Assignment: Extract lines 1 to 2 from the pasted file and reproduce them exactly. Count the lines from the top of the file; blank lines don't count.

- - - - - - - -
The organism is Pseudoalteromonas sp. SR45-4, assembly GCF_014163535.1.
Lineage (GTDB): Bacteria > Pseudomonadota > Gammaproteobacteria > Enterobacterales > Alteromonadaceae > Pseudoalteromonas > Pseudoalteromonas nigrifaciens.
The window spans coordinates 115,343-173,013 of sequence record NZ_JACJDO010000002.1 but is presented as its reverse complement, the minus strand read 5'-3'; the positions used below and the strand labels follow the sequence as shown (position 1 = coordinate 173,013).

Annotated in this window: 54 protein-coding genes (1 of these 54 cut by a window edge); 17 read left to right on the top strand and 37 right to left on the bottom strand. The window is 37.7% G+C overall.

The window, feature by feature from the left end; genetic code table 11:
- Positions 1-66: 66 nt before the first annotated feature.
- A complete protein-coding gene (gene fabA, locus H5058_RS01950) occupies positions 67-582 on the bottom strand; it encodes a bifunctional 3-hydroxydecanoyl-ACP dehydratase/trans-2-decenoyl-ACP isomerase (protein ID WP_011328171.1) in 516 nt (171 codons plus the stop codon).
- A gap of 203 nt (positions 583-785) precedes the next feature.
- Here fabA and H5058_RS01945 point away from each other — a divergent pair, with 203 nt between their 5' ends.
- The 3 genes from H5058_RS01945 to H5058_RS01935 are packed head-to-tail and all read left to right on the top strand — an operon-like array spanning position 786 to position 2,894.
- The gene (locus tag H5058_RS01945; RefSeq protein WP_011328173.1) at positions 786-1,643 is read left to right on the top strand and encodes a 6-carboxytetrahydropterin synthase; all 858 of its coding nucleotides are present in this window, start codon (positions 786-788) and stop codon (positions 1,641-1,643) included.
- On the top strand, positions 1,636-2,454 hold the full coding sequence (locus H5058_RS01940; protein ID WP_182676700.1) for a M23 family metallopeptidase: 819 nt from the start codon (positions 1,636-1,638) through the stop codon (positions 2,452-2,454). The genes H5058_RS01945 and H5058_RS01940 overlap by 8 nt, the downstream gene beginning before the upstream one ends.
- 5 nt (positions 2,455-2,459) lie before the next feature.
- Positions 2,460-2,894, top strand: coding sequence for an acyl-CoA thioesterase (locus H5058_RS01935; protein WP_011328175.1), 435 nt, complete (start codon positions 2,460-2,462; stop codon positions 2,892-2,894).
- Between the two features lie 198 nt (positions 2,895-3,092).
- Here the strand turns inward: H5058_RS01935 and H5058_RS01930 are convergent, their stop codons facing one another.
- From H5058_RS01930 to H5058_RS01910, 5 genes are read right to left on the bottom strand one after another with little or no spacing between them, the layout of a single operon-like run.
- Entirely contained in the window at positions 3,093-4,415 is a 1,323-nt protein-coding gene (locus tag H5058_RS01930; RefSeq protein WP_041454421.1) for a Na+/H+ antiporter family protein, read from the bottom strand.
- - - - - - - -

The organism is Pseudoalteromonas sp. SR45-4, assembly GCF_014163535.1.
Lineage (GTDB): Bacteria > Pseudomonadota > Gammaproteobacteria > Enterobacterales > Alteromonadaceae > Pseudoalteromonas > Pseudoalteromonas nigrifaciens.